“Winning this World Series is special,” David Ortiz said. “I think it might be the most special out of all the World Series that I have been a part of.”
Ortiz, whose contributions to all three of the Red Sox’ recent championships cannot be overstated, was named the most valuable player of the series. He hit two home runs, knocked in six runs, scored seven more, batted .688 and had a staggering .760 on-base percentage.
The Cardinals finally wised up in Game 6, walking him four times, three times intentionally: it was the only way to prevent him from doing damage. But Ortiz gladly accepted his walks, and he scored twice in the clinching game.
“I’ve been around superstars in this game,” Red Sox catcher David Ross said. “I’ve never been around a superstar who cares more about winning than he does. If he goes 0 for 4 and we win, he’s happy. That says a lot about his character.”
Although Ortiz carried the offense in the first five games of the series, two players with little success of late came through in Game 6 instead. Shane Victorino drove in four runs, with a bases-clearing double in the third inning and a run-scoring single his next time up. That inning, the fourth, began with a home run by Stephen Drew off Michael Wacha. Drew had batted .080 this postseason entering the game.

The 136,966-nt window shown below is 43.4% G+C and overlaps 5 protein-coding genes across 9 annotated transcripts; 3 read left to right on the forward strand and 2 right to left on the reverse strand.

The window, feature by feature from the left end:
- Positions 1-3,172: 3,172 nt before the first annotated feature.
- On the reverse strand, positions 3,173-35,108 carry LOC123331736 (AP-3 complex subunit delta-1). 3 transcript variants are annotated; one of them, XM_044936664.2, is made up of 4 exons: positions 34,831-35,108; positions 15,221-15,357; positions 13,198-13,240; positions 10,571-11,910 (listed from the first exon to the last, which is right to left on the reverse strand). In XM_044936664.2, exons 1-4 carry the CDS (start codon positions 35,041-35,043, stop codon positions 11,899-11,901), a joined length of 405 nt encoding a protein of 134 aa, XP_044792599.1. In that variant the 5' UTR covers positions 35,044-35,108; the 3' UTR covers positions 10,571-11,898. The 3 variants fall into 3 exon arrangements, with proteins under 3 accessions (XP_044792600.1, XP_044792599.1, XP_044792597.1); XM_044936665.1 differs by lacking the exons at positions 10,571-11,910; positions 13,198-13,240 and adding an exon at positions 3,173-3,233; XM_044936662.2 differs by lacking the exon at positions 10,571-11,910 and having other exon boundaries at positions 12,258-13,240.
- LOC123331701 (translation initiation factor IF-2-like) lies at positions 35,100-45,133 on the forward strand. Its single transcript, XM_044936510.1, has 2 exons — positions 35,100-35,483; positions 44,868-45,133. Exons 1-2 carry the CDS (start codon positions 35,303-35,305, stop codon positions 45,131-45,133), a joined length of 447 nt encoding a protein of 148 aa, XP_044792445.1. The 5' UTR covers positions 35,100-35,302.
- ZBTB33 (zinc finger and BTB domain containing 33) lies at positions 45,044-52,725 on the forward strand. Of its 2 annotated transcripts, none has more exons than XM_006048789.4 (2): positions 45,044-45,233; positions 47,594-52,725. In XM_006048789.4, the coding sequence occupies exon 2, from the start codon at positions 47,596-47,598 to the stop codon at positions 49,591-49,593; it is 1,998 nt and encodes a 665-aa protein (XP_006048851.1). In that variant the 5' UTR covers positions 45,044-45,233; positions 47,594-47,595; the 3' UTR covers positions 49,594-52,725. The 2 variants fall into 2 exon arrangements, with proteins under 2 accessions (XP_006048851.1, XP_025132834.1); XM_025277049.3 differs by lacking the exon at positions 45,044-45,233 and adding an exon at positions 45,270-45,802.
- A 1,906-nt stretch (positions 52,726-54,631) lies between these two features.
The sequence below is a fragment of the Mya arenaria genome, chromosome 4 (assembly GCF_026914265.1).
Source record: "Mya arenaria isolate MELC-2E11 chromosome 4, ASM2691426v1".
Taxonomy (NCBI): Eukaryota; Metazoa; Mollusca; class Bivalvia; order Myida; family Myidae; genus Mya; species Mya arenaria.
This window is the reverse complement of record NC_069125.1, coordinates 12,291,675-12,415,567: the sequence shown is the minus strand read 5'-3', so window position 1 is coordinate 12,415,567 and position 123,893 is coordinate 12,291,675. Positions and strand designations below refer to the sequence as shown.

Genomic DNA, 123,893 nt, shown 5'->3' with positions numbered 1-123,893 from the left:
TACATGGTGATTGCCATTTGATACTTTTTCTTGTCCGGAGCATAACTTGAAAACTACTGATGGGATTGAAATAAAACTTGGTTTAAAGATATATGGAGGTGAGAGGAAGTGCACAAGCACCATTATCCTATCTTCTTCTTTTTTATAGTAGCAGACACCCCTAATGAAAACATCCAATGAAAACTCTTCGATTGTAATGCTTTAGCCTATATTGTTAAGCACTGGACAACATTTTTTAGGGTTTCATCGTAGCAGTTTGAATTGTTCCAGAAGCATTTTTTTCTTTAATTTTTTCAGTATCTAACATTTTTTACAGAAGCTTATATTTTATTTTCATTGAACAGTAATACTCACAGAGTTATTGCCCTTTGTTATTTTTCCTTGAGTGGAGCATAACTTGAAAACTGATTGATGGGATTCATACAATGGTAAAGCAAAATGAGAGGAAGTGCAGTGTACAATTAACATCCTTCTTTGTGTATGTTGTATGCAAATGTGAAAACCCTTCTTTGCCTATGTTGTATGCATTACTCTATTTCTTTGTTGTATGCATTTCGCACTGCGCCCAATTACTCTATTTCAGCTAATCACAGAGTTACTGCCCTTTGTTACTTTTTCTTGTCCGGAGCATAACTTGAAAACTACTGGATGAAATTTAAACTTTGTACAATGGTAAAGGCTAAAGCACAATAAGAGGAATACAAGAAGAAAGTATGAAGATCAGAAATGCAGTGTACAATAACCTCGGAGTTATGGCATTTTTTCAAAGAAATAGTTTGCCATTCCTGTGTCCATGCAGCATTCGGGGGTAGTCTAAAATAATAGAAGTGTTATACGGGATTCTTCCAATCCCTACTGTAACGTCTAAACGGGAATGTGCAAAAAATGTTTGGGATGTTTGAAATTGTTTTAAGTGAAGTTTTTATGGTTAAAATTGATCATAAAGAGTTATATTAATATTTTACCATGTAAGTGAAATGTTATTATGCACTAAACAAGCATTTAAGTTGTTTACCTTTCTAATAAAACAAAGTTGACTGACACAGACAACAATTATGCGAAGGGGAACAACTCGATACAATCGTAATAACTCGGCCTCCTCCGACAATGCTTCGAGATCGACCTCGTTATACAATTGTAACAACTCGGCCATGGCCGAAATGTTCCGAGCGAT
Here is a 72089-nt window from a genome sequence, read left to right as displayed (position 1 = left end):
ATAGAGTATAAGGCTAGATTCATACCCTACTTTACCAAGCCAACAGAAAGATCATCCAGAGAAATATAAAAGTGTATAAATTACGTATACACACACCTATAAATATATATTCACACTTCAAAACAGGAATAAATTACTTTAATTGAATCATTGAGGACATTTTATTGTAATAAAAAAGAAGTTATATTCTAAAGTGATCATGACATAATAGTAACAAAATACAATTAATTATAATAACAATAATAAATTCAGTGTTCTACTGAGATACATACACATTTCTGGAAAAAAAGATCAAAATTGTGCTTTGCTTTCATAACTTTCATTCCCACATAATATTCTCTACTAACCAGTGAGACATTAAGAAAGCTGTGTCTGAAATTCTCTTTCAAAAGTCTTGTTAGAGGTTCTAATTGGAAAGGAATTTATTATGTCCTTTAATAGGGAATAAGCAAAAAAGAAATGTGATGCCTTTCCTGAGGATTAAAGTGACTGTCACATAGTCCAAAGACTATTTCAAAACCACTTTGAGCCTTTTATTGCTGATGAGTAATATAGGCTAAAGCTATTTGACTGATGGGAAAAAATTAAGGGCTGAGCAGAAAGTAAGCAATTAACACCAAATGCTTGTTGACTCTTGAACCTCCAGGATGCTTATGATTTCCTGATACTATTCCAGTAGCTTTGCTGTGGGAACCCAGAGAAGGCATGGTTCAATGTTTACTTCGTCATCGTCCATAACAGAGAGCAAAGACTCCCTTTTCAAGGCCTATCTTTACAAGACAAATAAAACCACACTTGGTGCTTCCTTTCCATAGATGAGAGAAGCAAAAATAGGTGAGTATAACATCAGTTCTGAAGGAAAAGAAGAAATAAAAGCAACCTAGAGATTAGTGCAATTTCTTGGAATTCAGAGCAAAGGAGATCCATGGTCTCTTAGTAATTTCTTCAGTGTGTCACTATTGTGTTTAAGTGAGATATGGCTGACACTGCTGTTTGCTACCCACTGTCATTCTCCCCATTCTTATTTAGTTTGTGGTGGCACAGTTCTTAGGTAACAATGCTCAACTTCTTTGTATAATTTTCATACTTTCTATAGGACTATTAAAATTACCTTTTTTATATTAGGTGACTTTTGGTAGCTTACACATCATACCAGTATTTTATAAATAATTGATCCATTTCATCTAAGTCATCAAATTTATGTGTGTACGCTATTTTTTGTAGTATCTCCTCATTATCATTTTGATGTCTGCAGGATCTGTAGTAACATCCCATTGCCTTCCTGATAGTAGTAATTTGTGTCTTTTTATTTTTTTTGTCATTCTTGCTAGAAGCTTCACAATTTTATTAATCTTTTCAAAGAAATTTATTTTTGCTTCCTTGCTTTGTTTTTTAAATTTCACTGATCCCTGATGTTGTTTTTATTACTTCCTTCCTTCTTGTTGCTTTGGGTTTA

Wacha, a 22-year-old rookie, had not been beaten in the playoffs and had not even allowed a hit with runners in scoring position. But he was charged with six runs in only three and two-thirds innings Wednesday as the Red Sox finally found a way to hit against him.
“It’s very disappointing,” Wacha said. “Everyone on this club wants that ring. I didn’t want to win it for myself. I wanted to win it for these guys in this clubhouse. They’ve been working their tails off all year. Whenever I have a poor outing like that, it hurts me even worse. I feel like I just let the team down. It’s not a very good feeling, that’s for sure.”
Red Sox starter John Lackey, who missed all of last season after he had Tommy John surgery, scrapped and battled his way through six and two-thirds inning to earn the win. The victory was his second in a World Series clincher. He also won Game 7 of the 2002 World Series, for the Anaheim Angels.
Lackey prevented any runs until the seventh inning, which provided the game’s only tense moment.
The Cardinals, trailing by 6-0, scored a run in that inning and then had runners at first and third with two outs with Matt Holliday coming to the plate. Red Sox Manager John Farrell emerged from the dugout, and as he strolled to the mound, Lackey gave him a stern look and appeared to say, “This is my guy,” as well as a few more words hidden by his glove.
Farrell left him in, but Lackey walked Holliday, so Junichi Tazawa was summoned from the bullpen. Tazawa got Allen Craig to ground to first, eliciting a roar from the fans.
Victorino, who had missed the previous two games because of back spasms, gave the Red Sox an early 3-0 lead with his double, pounding his chest just as he did in the Red Sox’ pennant-clinching game against the Detroit Tigers, in which he hit a decisive grand slam.
From there, the Red Sox were simply too good for St. Louis once again.
-NY Times, Thursday October 31,2013